When it comes to style, I've never been especially savvy. You can apply that to my clothing, my decorating sense, you name it — for a long time, my idea of a "nice setup" has been any piece of Ikea furniture that costs more than $50 and actually owning curtains.
When you sit me down to play a game about decorating homes, maybe you can understand why I'd have reservations.
The game in question is Animal Crossing: Happy Home Designer. It's a spinoff of Nintendo's Animal Crossing series, but instead of paying debts or burying shells in your neighbor's yard, you design homes. We're not exactly talking from the ground up, as you might in a series like The Sims, but there's a lot of customization that comes into play. During a hands-on demo of the game, I got to pick the basic frame of the house, from very slick-looking modern homes to more castle-like abodes, roof styles, color patterns and much more, all in the cutesy style of Animal Crossing.
Happy Home Designer is sort of like decorating your home in say, Animal Crossing: New Leaf, but with the biggest restrictions lifted. While much of the game is still subject to change, a Nintendo rep explained, budget wasn't a factor for me. New items are easy to unlock; they just require you to keep designing, and they'll open as you go.
There are some bare minimums to keep in mind. Every home you design is actually a job you take from the town's citizens; every citizen will have some basic ideas about what they want. A happy little cat named Tangy, for example, was really digging the idea of a "fruity" home. In practice, this means I gave her a lot of fruit-themed furniture. Another asked for something like a giant toy box, while someone else was really into robots. Upon these very vague foundations, you are asked to build your individual masterpieces.
In addition to the townsfolk you find in-game, Animal Crossing: Happy Home Designer uses amiibo cards to introduce new friends. Each card contains information for special Animal Crossing characters, such as New Leaf's iconic Isabelle. By importing these characters into your game, you can typically assign them jobs (some exceptions, as in Isabelle's case, apply), summon them into town and, of course, design their homes.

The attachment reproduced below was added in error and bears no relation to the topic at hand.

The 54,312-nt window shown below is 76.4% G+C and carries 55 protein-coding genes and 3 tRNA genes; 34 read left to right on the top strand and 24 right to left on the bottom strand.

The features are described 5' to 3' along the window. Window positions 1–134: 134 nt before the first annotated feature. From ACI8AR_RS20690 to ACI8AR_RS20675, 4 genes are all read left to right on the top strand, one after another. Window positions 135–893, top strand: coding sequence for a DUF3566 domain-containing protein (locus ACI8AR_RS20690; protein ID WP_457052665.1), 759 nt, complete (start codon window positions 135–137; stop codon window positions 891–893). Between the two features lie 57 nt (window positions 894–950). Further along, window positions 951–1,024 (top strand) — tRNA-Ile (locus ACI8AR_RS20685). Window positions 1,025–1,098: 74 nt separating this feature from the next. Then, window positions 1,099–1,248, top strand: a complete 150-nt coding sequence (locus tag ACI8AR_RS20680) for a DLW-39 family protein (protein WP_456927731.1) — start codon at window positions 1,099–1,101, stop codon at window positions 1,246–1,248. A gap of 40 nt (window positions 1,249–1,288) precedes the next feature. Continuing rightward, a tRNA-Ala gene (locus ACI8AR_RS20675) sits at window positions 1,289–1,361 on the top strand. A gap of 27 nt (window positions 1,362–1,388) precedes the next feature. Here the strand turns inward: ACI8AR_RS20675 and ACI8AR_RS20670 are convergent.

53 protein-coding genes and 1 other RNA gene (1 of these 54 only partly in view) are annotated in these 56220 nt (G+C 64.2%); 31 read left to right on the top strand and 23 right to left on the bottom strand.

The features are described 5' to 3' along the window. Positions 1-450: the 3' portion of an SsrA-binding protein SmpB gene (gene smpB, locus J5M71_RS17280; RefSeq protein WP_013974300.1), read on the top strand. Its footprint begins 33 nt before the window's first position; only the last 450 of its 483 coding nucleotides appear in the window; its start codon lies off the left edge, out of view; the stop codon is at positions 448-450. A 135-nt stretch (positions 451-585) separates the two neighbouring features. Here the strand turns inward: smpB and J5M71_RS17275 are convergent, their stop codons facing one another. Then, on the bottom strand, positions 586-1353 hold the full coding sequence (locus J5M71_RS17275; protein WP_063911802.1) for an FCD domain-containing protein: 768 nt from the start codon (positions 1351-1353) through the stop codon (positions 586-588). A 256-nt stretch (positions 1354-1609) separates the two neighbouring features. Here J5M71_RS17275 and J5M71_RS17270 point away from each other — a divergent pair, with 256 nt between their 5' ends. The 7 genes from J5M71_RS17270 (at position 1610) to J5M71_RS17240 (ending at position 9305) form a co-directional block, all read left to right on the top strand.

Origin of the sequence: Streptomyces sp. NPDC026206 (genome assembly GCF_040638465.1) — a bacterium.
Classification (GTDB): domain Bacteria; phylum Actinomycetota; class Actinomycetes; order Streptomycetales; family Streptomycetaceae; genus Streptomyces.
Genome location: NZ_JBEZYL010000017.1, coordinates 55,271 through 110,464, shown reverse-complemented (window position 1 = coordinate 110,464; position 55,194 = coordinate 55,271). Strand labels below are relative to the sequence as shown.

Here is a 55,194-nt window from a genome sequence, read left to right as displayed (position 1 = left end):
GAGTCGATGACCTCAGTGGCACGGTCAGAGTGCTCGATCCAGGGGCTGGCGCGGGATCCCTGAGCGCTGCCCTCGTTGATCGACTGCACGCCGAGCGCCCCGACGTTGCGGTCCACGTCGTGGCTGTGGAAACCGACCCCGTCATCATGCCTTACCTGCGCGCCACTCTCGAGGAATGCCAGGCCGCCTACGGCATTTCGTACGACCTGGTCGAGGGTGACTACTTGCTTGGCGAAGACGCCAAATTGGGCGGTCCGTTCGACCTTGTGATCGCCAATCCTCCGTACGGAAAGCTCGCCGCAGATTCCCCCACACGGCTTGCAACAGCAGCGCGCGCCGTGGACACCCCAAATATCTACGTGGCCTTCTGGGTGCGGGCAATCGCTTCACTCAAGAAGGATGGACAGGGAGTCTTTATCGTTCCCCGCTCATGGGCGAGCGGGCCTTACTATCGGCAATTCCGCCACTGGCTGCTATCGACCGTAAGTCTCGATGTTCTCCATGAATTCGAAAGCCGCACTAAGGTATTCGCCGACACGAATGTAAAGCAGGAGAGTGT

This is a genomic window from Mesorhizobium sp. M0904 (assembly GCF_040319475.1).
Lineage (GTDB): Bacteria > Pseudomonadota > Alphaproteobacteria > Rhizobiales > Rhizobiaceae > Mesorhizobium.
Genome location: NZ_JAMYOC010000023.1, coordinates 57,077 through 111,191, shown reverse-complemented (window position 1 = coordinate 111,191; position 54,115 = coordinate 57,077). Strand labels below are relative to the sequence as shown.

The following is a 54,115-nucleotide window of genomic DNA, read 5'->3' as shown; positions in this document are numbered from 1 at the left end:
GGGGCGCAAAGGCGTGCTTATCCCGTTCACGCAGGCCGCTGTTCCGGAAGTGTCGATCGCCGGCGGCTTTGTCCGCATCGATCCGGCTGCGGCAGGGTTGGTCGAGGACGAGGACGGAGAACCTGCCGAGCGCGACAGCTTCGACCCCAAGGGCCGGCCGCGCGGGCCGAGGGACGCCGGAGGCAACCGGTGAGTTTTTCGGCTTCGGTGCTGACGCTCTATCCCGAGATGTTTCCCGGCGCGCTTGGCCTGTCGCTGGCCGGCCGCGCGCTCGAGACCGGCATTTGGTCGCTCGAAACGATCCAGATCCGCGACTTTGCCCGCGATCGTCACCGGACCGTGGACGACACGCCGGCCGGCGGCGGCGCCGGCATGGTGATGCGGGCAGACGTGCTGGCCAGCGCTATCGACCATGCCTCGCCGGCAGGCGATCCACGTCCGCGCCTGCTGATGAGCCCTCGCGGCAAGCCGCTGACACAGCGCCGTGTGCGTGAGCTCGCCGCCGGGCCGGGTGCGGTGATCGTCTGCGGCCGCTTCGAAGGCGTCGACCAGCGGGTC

For my demo, I used an amiibo card to summon a deer named Fauna. Like all Animal Crossing characters, Fauna was incredibly endearing. Her head was the size of her body, she spoke in gibberish, and she was so, so excited for me to be decorating her house. Fauna's request was to "bring the concert home," so I sorted through a variety of rugs, furniture, wall dressings and more to find her special music-themed items. Fauna had a few furniture items of her own, too, that she expected me to use — she'd be quite displeased if I don't, the rep told me.
It's a job well done.
I'm not terribly confident in my feng shui abilities by the time I finish up, but Fauna is ecstatic. She trots around the yard scoping out the shrubbery I've planted; inside, she observes my final efforts with glee. Everything plays out to the tune of very happy music. Eventually, there is a mini-party in which friends come over and I awkwardly skulk around and make conversation. It's a job well done.
At first blush, Animal Crossing: Happy Home Designer appears to be as sweet and straightforward as the series has appeared in the past. It's not really so much about constructing crazy, impossible homes as it is designing habitats for your favorite characters. In that, there's a simple joy.